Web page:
Evicted: Poverty and Profit in the American City by Matthew Desmond, book review

Evicted tells the story of poor Milwaukee residents as they attempt to keep a roof over their heads

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The Independent Culture

Deindustrialisation, poverty, drugs, crime and racism may have scarred the contemporary American city, but at least the agonies of urban life have been well-chronicled. Recent books by Alice Goffman, Sudhir Venkatesh and Terry Williams have revealed in fine-grain detail the lives of those barely hanging on in the cruel city.

The Harvard sociologist Matthew Desmond continues this tradition, but focuses on an issue that he claims is of fundamental importance, yet too often neglected: housing, and in particular, the private rental market. Post-war US housing policy has shifted from building and maintaining housing projects for the poor, towards providing limited "vouchers" that can be used with any rental provider. As Desmond shows, the impact of this has been disastrous.

Evicted tells the story of a small number of poor Milwaukee residents as they attempt to keep a roof over their heads in the midst of chaotic lives. The book draws on fieldwork in 2008-9, during which Desmond lived in the midst of those whose lives he chronicles, in an overwhelmingly white trailer park and in an overwhelmingly black neighbourhood.

All the people profiled in the book suffer from a multitude of problems, including drug addiction, disability, under-education, mental illness, child abuse, single parenthood, unemployment and under-employment. Desmond makes a strong case that housing is fundamental, not just in exacerbating all the other problems, but in any attempt to address them. And the biggest problem of all is eviction, which has catastrophic effects.

Take Arleen, a single mother. Dependent on pitifully small benefits, the vast majority of her income goes on rent for the broken-down apartment she shares with two of her children. Evicted shows in excruciating detail her struggles to avoid arrears, her eventual eviction and her desperate struggles to find a new place to live. Not only does her history of having been evicted make it near-impossible to find a renter willing to take her; her homelessness inevitably affects her children, who have to move schools and often go hungry. It is heartbreaking to follow her as she drags her kids around, contacting landlord after landlord, as she loses most of her possessions once she can no longer afford the storage charge, as she seeks the help of relatives, friends, anyone.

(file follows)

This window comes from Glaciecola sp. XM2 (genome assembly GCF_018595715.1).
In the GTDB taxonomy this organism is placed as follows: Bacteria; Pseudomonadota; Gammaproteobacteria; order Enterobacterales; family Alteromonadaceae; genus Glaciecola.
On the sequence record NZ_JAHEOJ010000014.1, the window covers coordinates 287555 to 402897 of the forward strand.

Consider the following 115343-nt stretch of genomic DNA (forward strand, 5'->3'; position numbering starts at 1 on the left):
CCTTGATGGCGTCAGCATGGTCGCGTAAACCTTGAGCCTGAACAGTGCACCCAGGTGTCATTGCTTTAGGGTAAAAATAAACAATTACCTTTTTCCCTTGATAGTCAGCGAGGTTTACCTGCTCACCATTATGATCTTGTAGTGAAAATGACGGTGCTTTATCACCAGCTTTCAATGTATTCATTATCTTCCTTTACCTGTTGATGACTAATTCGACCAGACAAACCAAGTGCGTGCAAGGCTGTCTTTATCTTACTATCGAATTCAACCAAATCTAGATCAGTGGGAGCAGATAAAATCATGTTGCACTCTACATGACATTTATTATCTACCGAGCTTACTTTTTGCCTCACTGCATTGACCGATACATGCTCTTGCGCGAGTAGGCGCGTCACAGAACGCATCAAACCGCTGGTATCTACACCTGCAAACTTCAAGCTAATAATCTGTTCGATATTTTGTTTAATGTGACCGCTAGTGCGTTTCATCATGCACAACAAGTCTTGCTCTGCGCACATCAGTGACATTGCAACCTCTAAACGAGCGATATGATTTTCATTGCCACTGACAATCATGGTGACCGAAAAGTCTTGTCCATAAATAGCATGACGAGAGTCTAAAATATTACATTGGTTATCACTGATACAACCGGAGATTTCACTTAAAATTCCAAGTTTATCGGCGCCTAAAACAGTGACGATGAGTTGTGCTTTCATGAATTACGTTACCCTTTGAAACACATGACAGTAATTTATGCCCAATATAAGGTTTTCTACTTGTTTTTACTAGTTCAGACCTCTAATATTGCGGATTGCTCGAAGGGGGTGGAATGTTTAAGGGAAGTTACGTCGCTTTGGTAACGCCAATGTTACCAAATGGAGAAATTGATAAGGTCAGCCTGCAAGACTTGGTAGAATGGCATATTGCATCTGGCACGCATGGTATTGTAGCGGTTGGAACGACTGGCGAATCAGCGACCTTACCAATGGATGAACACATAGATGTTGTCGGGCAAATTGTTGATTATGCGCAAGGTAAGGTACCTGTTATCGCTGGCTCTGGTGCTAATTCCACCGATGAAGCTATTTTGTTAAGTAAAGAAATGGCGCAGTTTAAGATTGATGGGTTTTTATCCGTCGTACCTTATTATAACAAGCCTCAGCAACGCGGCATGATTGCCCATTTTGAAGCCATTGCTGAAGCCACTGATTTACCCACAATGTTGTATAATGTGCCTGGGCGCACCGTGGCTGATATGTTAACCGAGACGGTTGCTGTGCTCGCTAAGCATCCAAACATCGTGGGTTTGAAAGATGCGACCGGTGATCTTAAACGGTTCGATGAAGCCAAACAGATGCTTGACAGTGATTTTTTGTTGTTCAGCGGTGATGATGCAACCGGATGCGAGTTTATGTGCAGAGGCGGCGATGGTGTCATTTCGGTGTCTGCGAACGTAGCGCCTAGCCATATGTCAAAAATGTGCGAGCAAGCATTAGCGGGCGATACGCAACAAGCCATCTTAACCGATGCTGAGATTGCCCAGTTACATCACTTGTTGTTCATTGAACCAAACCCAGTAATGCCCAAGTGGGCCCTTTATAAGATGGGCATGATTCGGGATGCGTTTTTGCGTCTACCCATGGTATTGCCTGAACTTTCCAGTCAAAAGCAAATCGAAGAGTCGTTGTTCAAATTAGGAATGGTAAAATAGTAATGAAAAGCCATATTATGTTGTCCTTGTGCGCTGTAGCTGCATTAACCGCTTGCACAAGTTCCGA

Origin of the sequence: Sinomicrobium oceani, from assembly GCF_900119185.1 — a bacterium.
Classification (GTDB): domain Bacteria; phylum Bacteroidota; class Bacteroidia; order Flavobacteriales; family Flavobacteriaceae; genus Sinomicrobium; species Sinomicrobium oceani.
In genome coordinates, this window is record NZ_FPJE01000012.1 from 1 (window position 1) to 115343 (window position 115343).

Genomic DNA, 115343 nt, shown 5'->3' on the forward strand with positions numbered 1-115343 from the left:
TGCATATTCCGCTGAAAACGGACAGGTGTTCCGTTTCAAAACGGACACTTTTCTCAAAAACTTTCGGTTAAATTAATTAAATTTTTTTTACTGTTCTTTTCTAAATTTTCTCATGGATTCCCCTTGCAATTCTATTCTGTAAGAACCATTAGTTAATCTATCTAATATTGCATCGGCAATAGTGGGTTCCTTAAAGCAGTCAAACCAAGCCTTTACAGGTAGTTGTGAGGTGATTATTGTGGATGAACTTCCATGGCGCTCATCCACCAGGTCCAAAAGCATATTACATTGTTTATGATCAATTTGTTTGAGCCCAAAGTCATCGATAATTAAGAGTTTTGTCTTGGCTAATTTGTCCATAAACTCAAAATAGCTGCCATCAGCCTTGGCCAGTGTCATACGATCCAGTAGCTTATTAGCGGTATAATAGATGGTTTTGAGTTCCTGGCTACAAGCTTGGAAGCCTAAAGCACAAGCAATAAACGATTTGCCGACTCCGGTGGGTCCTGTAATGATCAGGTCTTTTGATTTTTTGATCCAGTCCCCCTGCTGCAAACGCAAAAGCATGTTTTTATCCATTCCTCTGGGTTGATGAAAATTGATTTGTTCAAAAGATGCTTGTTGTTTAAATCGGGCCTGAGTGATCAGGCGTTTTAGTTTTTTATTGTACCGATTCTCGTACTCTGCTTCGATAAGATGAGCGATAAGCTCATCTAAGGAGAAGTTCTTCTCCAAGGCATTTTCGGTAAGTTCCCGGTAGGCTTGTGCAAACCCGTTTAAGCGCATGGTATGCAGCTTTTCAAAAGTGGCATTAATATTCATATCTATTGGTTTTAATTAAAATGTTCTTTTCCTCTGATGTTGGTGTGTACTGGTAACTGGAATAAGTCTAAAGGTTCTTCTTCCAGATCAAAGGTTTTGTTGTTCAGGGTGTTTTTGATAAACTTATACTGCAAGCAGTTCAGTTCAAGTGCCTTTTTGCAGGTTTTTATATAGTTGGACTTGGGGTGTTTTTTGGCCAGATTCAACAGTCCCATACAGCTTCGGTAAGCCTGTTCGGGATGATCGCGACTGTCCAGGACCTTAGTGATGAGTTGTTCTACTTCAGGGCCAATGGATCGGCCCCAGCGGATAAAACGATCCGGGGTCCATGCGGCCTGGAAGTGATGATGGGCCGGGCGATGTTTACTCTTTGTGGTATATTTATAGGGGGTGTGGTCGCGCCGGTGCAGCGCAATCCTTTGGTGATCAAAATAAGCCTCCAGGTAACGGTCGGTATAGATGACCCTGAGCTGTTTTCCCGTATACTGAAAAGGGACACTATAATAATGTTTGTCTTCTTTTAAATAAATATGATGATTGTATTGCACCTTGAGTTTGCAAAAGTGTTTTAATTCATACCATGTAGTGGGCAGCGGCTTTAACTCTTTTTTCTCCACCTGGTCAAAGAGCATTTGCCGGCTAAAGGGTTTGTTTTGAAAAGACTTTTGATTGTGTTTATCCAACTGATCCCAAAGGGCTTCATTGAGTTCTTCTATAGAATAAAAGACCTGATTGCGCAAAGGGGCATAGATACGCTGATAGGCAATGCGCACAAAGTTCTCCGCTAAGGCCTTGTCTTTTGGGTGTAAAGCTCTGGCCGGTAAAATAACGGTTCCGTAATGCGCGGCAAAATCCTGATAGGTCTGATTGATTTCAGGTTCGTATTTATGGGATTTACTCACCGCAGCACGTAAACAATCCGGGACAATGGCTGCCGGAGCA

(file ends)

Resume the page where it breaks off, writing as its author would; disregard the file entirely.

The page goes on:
Desmond's acute observational skills, his facility with reported dialogue and his ability to wrench chaotic stories into clear prose make Evicted a vivid, if sometimes gruelling, read. There are traumatic stories: one character loses her baby in a house fire, another is imprisoned for a robbery committed in a moment of desperation. This is not a book with heroes and villains; Desmond's portrayal of the slum landlord Shereena is scrupulously fair and he doesn't neglect the occasional fecklessness of the evicted.

Evicted wears its academic credentials lightly. Desmond widens his focus at points in the narrative to look at the broader picture, and there is an essay at the end discussing the policy implications. What is clear is that this is a problem that affects a lot of people, with one in five renters spending half or more of their income on housing and over one in five black women having been evicted.

Desmond's policy suggestions – such as expanding housing voucher eligibility – will not sound that radical to British ears. In fact, reading the book from a UK perspective it is easy to be relieved that things are not as bad over here (Desmond himself lauds what he sees as the wide eligibility criteria of UK housing benefits). Yet with UK house prices unaffordable, a dearth of council housing and a Government committed to austerity, Evicted serves as a warning as to what happens when a society refuses to recognise the fundamental human right to shelter.

Allen Lane, £20. Order at £17 inc. p&p from the Independent Bookshop